Ballad of Siberia: Photographs of the daily life of Estonian deportees, 06. December 2021

The unique photographs of Vello Hindreus (1930–2020) capture the life and nature of Siberia during the years when thousands of Estonian deportees had to fight for their survival in remote parts of Russia. His photographs give us a more profound understanding of the lives of deportees than other photo collection known so far. Only a few such collections have survived to this day.

Vello Hindreus was born on May 13, 1930, in Tallinn. He was the first child of his father, Egon-Ferdinand, and mother, Anette-Adele. Later, his brothers, Ilo and Hands, and sister, Lii, were born into the family. Vello's father fought both in the First World War and the Estonian War of Independence. After the wars, he worked as a border guard in Hiiumaa, and later as an electrician in Tallinn.

In 1944, Vello's father and brother Ilo were arrested by Soviet authorities. They were determined to be ‘socially dangerous’ individuals by the newly-established communist regime in Estonia due to Egon-Ferdinand’s former membership of the Estonian Defense Forces and Ilo’s having voluntarily served in the German Defense Forces. Vello’s brother Hans fled to Finland, saving himself from mobilization, and served in the Finnish Navy. After the war, he started a new life in California.

Screenshot: Video interview with Vello Hindreus. PHOTO:

A relative of the "enemies of the people" was not allowed to work at sea

The fate of his father and brothers directly affected Vello's life. At first, he was not permitted to enter nautical school because of the anti-Soviet behavior of his family members. Instead of that, he enrolled in the Nõmme projectionist school. It was a two-year course. He became a first category stationary and mobile cinema projectionist.

After graduating from school, Vello worked at the October theater in Tallinn's Old Town. Even recently, he was able to recall many films of that time. He especially remembered the propaganda film ‘Ballad of Siberia’. It showed post-war Siberia and praised its good life. The central themes of the story were the self-determination of a young man in the middle of Siberian nature and people, the emergence of factories and settlements in primeval forests, and the eternal struggle of man and nature. By an irony of faith, Vello soon had the opportunity to tell his story about Siberia because, after the deportations in March 1949, he was one of the thousands of Estonians who were deported.

The journey to Siberia started from Tallinn Ülemiste railway station and ended in Son Khakassia

“It was Saturday. I went to the sauna. The Nõmme sauna on Valdeku street. I went to the sauna and put the dirty laundry in my briefcase. Got two pounds of sugar at the store. My old classmate invited me to his place. He lived in an apartment somewhere in Nõmme. He knew the woman who owned the apartment. She worked for the Nõmme executive committee.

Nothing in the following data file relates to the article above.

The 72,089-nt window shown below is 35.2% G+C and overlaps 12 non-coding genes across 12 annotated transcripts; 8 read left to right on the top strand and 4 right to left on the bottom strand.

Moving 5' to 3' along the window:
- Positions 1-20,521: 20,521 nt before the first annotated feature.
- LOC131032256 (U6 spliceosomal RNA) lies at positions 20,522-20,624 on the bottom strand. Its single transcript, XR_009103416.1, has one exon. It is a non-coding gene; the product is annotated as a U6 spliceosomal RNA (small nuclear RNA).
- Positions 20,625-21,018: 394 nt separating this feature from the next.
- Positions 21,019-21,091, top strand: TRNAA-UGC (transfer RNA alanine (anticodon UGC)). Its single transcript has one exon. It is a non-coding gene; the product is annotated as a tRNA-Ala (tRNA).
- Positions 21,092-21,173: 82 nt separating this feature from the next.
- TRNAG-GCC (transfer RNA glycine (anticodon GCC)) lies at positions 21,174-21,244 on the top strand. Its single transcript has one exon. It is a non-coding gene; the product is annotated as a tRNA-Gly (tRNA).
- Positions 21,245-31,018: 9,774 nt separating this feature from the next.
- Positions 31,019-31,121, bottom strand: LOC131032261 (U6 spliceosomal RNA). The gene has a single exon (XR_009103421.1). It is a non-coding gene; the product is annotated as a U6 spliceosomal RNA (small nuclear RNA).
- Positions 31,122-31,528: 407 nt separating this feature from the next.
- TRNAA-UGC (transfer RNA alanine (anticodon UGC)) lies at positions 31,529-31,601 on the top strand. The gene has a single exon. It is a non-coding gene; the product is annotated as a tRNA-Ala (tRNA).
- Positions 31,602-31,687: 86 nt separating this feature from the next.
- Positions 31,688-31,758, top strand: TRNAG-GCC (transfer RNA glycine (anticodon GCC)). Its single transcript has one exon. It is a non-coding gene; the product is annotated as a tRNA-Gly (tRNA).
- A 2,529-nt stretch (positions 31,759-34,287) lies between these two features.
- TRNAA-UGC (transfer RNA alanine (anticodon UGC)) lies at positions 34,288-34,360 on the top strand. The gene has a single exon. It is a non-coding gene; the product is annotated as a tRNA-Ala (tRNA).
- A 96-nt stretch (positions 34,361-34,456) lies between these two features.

He met with her and said: “Vello is coming to visit me tonight.” We met there that night. There were several guys for some reason. As if we were hiding. A Russian navy officer and two soldiers came to get us at night. Everyone was taken to the Nõmme police station. We were jailed and interrogated. The rest were released. I guess they weren’t on the list. I was the only one. They kept me there until the morning. A truck arrived and I got in. I was completely alone. I don’t recall if there was a soldier guarding me. I was taken to Ülemiste Station. They put me on the train. Some people were already sitting inside. The soldiers had gone to the cinema and theatre. They told people that I had been arrested and taken away. Probably my colleagues had gathered some things for me. My bedding, I think. They brought them to the railway station. I had nothing. I left the sauna with my briefcase of dirty laundry. Some clothing that I had in the basement. They wrote a letter. When you arrive, send your address to the movie theatre. They mailed me my salary and vacation pay.”

“I wasn’t afraid. I was indignant. Depressed. What’s going on? What does this mean? There were rumors for some time that people were being arrested. The manhunt had been going on for three days. I don’t know. I just felt depressed. What’s going on here?”

“The train took us to the Urals, but I don’t remember if the windows were ever opened. There were long stops. The train crossed the Urals, and we reached cities like Omsk and Novosibirsk. The station was called Son, in the Khakas Autonomous Oblast.”


In Siberia, he met with his future wife Elli Siitan, who was also deported (the marriage was contracted in 1954).“At first, I didn't know if the deported person could get married there at all. But it turned out that this was not a problem at all. We started living together. We were expecting to have our son Heiki. He was the first one. He was born in 1954. Two more sons were born later. Elmar and Vello. Since we had to choose a name for the child, I had to go to the village council. The son was born on March 27. It was precisely the same day I was deported. On April 4, I went to the village council. My wife was at home. The head of the village council said: "It is necessary to get married first." He was a fine man at the time. When we first came there in 1949, the same man had called us fascists. I even sold him my pocket watch.”

Soni küla
Vello's wife Elli Siitan and their son Heiki. Photo: EIHM collections.

“We will not allow you to name your child until you are married. So the Secretary of the council wrote everything down. The name of the mother and father, place of birth, etc. Then they issued a marriage certificate. The marriage was contracted. You were then allowed to name your child. We didn't have a party.”

“Our family lived together in a wooden shack. We had only one room. There were our bunk beds, a large Russian oven. We prepared food on it. Our house had only two windows.”

Taking photos

Vello had a camera in Siberia. The family has preserved several hundred pictures of Siberian nature, the daily life, and the living conditions of the deportees.